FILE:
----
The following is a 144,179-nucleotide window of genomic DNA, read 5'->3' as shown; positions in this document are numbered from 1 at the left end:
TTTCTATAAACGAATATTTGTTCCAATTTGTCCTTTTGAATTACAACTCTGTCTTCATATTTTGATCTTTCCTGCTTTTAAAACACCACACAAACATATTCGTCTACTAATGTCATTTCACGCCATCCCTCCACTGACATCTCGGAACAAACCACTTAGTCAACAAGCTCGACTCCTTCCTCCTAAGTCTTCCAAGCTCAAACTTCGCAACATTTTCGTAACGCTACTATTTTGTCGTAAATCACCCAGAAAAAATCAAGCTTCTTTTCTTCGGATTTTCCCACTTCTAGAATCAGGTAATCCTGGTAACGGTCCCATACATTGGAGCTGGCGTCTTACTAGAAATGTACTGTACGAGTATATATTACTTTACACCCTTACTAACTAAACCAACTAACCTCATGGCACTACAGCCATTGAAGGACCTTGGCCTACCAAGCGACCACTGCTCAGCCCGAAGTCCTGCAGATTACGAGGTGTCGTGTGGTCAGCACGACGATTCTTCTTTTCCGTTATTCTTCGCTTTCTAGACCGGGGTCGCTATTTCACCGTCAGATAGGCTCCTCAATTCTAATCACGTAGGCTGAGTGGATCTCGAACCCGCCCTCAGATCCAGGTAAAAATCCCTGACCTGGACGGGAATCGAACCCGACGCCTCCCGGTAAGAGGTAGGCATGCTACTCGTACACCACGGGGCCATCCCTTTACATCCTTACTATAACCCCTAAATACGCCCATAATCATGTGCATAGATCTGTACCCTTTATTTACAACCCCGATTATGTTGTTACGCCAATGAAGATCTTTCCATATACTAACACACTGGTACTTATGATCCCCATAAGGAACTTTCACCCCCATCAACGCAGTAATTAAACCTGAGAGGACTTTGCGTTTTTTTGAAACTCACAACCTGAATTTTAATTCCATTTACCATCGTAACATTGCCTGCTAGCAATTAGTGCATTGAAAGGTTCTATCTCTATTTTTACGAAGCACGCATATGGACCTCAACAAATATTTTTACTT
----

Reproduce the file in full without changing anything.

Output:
The following is a 144,179-nucleotide window of genomic DNA, read 5'->3' as shown; positions in this document are numbered from 1 at the left end:
TTTCTATAAACGAATATTTGTTCCAATTTGTCCTTTTGAATTACAACTCTGTCTTCATATTTTGATCTTTCCTGCTTTTAAAACACCACACAAACATATTCGTCTACTAATGTCATTTCACGCCATCCCTCCACTGACATCTCGGAACAAACCACTTAGTCAACAAGCTCGACTCCTTCCTCCTAAGTCTTCCAAGCTCAAACTTCGCAACATTTTCGTAACGCTACTATTTTGTCGTAAATCACCCAGAAAAAATCAAGCTTCTTTTCTTCGGATTTTCCCACTTCTAGAATCAGGTAATCCTGGTAACGGTCCCATACATTGGAGCTGGCGTCTTACTAGAAATGTACTGTACGAGTATATATTACTTTACACCCTTACTAACTAAACCAACTAACCTCATGGCACTACAGCCATTGAAGGACCTTGGCCTACCAAGCGACCACTGCTCAGCCCGAAGTCCTGCAGATTACGAGGTGTCGTGTGGTCAGCACGACGATTCTTCTTTTCCGTTATTCTTCGCTTTCTAGACCGGGGTCGCTATTTCACCGTCAGATAGGCTCCTCAATTCTAATCACGTAGGCTGAGTGGATCTCGAACCCGCCCTCAGATCCAGGTAAAAATCCCTGACCTGGACGGGAATCGAACCCGACGCCTCCCGGTAAGAGGTAGGCATGCTACTCGTACACCACGGGGCCATCCCTTTACATCCTTACTATAACCCCTAAATACGCCCATAATCATGTGCATAGATCTGTACCCTTTATTTACAACCCCGATTATGTTGTTACGCCAATGAAGATCTTTCCATATACTAACACACTGGTACTTATGATCCCCATAAGGAACTTTCACCCCCATCAACGCAGTAATTAAACCTGAGAGGACTTTGCGTTTTTTTGAAACTCACAACCTGAATTTTAATTCCATTTACCATCGTAACATTGCCTGCTAGCAATTAGTGCATTGAAAGGTTCTATCTCTATTTTTACGAAGCACGCATATGGACCTCAACAAATATTTTTACTT